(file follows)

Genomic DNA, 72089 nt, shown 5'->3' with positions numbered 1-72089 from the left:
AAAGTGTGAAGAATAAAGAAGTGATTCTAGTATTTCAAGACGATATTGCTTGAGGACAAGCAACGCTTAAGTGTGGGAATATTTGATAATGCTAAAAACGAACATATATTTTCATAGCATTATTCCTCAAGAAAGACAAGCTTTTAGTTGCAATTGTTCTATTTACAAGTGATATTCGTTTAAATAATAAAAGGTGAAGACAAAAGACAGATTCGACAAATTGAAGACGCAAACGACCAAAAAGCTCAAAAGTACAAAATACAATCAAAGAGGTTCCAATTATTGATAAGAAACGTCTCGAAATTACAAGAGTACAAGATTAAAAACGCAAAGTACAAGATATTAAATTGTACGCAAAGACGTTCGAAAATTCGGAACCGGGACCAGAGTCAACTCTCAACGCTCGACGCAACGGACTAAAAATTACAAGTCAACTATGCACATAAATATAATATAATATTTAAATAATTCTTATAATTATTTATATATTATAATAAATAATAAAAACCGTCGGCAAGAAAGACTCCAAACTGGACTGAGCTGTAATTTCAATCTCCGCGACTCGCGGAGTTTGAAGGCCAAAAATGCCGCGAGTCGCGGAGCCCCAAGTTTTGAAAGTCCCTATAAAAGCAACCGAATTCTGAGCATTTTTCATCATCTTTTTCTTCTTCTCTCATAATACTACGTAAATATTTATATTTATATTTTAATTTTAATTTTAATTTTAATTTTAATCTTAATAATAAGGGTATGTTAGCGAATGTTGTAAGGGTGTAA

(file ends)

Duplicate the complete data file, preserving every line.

Genomic DNA, 72089 nt, shown 5'->3' with positions numbered 1-72089 from the left:
AAAGTGTGAAGAATAAAGAAGTGATTCTAGTATTTCAAGACGATATTGCTTGAGGACAAGCAACGCTTAAGTGTGGGAATATTTGATAATGCTAAAAACGAACATATATTTTCATAGCATTATTCCTCAAGAAAGACAAGCTTTTAGTTGCAATTGTTCTATTTACAAGTGATATTCGTTTAAATAATAAAAGGTGAAGACAAAAGACAGATTCGACAAATTGAAGACGCAAACGACCAAAAAGCTCAAAAGTACAAAATACAATCAAAGAGGTTCCAATTATTGATAAGAAACGTCTCGAAATTACAAGAGTACAAGATTAAAAACGCAAAGTACAAGATATTAAATTGTACGCAAAGACGTTCGAAAATTCGGAACCGGGACCAGAGTCAACTCTCAACGCTCGACGCAACGGACTAAAAATTACAAGTCAACTATGCACATAAATATAATATAATATTTAAATAATTCTTATAATTATTTATATATTATAATAAATAATAAAAACCGTCGGCAAGAAAGACTCCAAACTGGACTGAGCTGTAATTTCAATCTCCGCGACTCGCGGAGTTTGAAGGCCAAAAATGCCGCGAGTCGCGGAGCCCCAAGTTTTGAAAGTCCCTATAAAAGCAACCGAATTCTGAGCATTTTTCATCATCTTTTTCTTCTTCTCTCATAATACTACGTAAATATTTATATTTATATTTTAATTTTAATTTTAATTTTAATTTTAATCTTAATAATAAGGGTATGTTAGCGAATGTTGTAAGGGTGTAA